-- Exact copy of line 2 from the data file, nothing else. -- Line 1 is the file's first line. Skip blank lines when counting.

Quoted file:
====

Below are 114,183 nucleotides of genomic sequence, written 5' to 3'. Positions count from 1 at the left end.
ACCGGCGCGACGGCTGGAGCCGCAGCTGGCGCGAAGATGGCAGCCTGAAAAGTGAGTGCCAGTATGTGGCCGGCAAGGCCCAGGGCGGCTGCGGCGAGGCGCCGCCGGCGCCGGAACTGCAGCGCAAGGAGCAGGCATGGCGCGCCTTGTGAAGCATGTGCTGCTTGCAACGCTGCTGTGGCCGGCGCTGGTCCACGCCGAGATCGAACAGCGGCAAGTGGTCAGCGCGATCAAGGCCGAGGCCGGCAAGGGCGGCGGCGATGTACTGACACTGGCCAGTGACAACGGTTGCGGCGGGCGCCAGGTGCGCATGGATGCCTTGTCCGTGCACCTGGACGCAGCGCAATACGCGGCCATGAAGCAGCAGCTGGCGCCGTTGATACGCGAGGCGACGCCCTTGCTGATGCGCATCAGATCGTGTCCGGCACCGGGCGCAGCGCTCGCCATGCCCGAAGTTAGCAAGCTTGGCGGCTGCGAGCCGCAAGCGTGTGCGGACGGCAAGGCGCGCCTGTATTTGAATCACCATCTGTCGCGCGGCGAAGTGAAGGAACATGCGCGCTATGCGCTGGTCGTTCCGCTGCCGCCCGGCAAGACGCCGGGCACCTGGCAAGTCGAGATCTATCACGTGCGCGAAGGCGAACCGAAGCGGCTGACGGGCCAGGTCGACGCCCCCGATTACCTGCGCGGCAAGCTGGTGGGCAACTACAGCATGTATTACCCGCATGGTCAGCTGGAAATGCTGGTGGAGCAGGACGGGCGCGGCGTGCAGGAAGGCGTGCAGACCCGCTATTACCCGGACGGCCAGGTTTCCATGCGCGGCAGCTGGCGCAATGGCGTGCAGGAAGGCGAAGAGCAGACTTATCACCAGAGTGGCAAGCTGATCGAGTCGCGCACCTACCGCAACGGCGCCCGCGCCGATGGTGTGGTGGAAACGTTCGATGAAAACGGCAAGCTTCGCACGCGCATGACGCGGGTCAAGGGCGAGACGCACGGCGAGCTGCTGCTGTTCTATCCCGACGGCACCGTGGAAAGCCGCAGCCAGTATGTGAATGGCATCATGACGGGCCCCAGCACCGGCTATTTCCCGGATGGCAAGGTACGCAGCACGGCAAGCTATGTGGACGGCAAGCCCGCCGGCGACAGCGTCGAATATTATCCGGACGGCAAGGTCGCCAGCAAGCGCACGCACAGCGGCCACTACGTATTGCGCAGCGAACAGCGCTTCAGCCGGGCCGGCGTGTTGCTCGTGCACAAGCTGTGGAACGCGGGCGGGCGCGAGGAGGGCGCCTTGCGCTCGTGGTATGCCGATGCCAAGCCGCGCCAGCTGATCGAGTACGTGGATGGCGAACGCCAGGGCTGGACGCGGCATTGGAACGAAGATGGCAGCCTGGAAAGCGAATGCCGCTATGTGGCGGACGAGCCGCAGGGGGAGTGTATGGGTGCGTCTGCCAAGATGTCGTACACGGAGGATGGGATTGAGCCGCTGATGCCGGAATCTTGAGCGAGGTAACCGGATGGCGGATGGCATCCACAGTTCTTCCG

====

ACCGGCGCGACGGCTGGAGCCGCAGCTGGCGCGAAGATGGCAGCCTGAAAAGTGAGTGCCAGTATGTGGCCGGCAAGGCCCAGGGCGGCTGCGGCGAGGCGCCGCCGGCGCCGGAACTGCAGCGCAAGGAGCAGGCATGGCGCGCCTTGTGAAGCATGTGCTGCTTGCAACGCTGCTGTGGCCGGCGCTGGTCCACGCCGAGATCGAACAGCGGCAAGTGGTCAGCGCGATCAAGGCCGAGGCCGGCAAGGGCGGCGGCGATGTACTGACACTGGCCAGTGACAACGGTTGCGGCGGGCGCCAGGTGCGCATGGATGCCTTGTCCGTGCACCTGGACGCAGCGCAATACGCGGCCATGAAGCAGCAGCTGGCGCCGTTGATACGCGAGGCGACGCCCTTGCTGATGCGCATCAGATCGTGTCCGGCACCGGGCGCAGCGCTCGCCATGCCCGAAGTTAGCAAGCTTGGCGGCTGCGAGCCGCAAGCGTGTGCGGACGGCAAGGCGCGCCTGTATTTGAATCACCATCTGTCGCGCGGCGAAGTGAAGGAACATGCGCGCTATGCGCTGGTCGTTCCGCTGCCGCCCGGCAAGACGCCGGGCACCTGGCAAGTCGAGATCTATCACGTGCGCGAAGGCGAACCGAAGCGGCTGACGGGCCAGGTCGACGCCCCCGATTACCTGCGCGGCAAGCTGGTGGGCAACTACAGCATGTATTACCCGCATGGTCAGCTGGAAATGCTGGTGGAGCAGGACGGGCGCGGCGTGCAGGAAGGCGTGCAGACCCGCTATTACCCGGACGGCCAGGTTTCCATGCGCGGCAGCTGGCGCAATGGCGTGCAGGAAGGCGAAGAGCAGACTTATCACCAGAGTGGCAAGCTGATCGAGTCGCGCACCTACCGCAACGGCGCCCGCGCCGATGGTGTGGTGGAAACGTTCGATGAAAACGGCAAGCTTCGCACGCGCATGACGCGGGTCAAGGGCGAGACGCACGGCGAGCTGCTGCTGTTCTATCCCGACGGCACCGTGGAAAGCCGCAGCCAGTATGTGAATGGCATCATGACGGGCCCCAGCACCGGCTATTTCCCGGATGGCAAGGTACGCAGCACGGCAAGCTATGTGGACGGCAAGCCCGCCGGCGACAGCGTCGAATATTATCCGGACGGCAAGGTCGCCAGCAAGCGCACGCACAGCGGCCACTACGTATTGCGCAGCGAACAGCGCTTCAGCCGGGCCGGCGTGTTGCTCGTGCACAAGCTGTGGAACGCGGGCGGGCGCGAGGAGGGCGCCTTGCGCTCGTGGTATGCCGATGCCAAGCCGCGCCAGCTGATCGAGTACGTGGATGGCGAACGCCAGGGCTGGACGCGGCATTGGAACGAAGATGGCAGCCTGGAAAGCGAATGCCGCTATGTGGCGGACGAGCCGCAGGGGGAGTGTATGGGTGCGTCTGCCAAGATGTCGTACACGGAGGATGGGATTGAGCCGCTGATGCCGGAATCTTGAGCGAGGTAACCGGATGGCGGATGGCATCCACAGTTCTTCCG